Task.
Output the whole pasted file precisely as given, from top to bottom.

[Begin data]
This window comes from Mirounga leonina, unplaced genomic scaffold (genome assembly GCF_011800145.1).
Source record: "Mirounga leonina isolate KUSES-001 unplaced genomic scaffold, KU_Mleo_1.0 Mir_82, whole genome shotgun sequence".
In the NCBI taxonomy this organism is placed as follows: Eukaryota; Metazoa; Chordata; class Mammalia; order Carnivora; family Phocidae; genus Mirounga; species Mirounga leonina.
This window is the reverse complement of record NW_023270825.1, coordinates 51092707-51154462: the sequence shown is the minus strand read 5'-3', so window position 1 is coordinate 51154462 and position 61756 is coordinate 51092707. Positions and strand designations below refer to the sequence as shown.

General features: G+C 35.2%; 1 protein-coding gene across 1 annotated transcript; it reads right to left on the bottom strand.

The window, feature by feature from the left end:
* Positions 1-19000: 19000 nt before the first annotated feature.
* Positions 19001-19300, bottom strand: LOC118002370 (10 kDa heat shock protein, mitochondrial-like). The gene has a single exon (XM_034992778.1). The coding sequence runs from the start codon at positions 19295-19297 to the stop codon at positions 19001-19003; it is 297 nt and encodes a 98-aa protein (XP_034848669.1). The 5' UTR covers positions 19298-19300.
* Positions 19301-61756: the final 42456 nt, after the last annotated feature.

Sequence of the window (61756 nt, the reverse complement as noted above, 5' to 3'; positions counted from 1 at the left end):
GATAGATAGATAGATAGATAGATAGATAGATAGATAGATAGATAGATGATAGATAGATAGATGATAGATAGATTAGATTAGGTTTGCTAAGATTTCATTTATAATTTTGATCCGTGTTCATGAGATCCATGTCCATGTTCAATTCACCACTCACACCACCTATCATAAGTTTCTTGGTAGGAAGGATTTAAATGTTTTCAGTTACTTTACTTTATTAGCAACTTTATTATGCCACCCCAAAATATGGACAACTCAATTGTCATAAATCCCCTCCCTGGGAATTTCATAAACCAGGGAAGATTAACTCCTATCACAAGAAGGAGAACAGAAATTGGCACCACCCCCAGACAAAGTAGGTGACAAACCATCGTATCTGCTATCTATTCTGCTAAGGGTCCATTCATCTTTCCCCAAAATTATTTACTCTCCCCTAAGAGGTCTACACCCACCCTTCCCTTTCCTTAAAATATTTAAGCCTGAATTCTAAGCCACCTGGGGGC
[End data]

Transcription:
This window comes from Mirounga leonina, unplaced genomic scaffold (genome assembly GCF_011800145.1).
Source record: "Mirounga leonina isolate KUSES-001 unplaced genomic scaffold, KU_Mleo_1.0 Mir_82, whole genome shotgun sequence".
In the NCBI taxonomy this organism is placed as follows: Eukaryota; Metazoa; Chordata; class Mammalia; order Carnivora; family Phocidae; genus Mirounga; species Mirounga leonina.
This window is the reverse complement of record NW_023270825.1, coordinates 51092707-51154462: the sequence shown is the minus strand read 5'-3', so window position 1 is coordinate 51154462 and position 61756 is coordinate 51092707. Positions and strand designations below refer to the sequence as shown.

General features: G+C 35.2%; 1 protein-coding gene across 1 annotated transcript; it reads right to left on the bottom strand.

The window, feature by feature from the left end:
* Positions 1-19000: 19000 nt before the first annotated feature.
* Positions 19001-19300, bottom strand: LOC118002370 (10 kDa heat shock protein, mitochondrial-like). The gene has a single exon (XM_034992778.1). The coding sequence runs from the start codon at positions 19295-19297 to the stop codon at positions 19001-19003; it is 297 nt and encodes a 98-aa protein (XP_034848669.1). The 5' UTR covers positions 19298-19300.
* Positions 19301-61756: the final 42456 nt, after the last annotated feature.

Sequence of the window (61756 nt, the reverse complement as noted above, 5' to 3'; positions counted from 1 at the left end):
GATAGATAGATAGATAGATAGATAGATAGATAGATAGATAGATAGATGATAGATAGATAGATGATAGATAGATTAGATTAGGTTTGCTAAGATTTCATTTATAATTTTGATCCGTGTTCATGAGATCCATGTCCATGTTCAATTCACCACTCACACCACCTATCATAAGTTTCTTGGTAGGAAGGATTTAAATGTTTTCAGTTACTTTACTTTATTAGCAACTTTATTATGCCACCCCAAAATATGGACAACTCAATTGTCATAAATCCCCTCCCTGGGAATTTCATAAACCAGGGAAGATTAACTCCTATCACAAGAAGGAGAACAGAAATTGGCACCACCCCCAGACAAAGTAGGTGACAAACCATCGTATCTGCTATCTATTCTGCTAAGGGTCCATTCATCTTTCCCCAAAATTATTTACTCTCCCCTAAGAGGTCTACACCCACCCTTCCCTTTCCTTAAAATATTTAAGCCTGAATTCTAAGCCACCTGGGGGC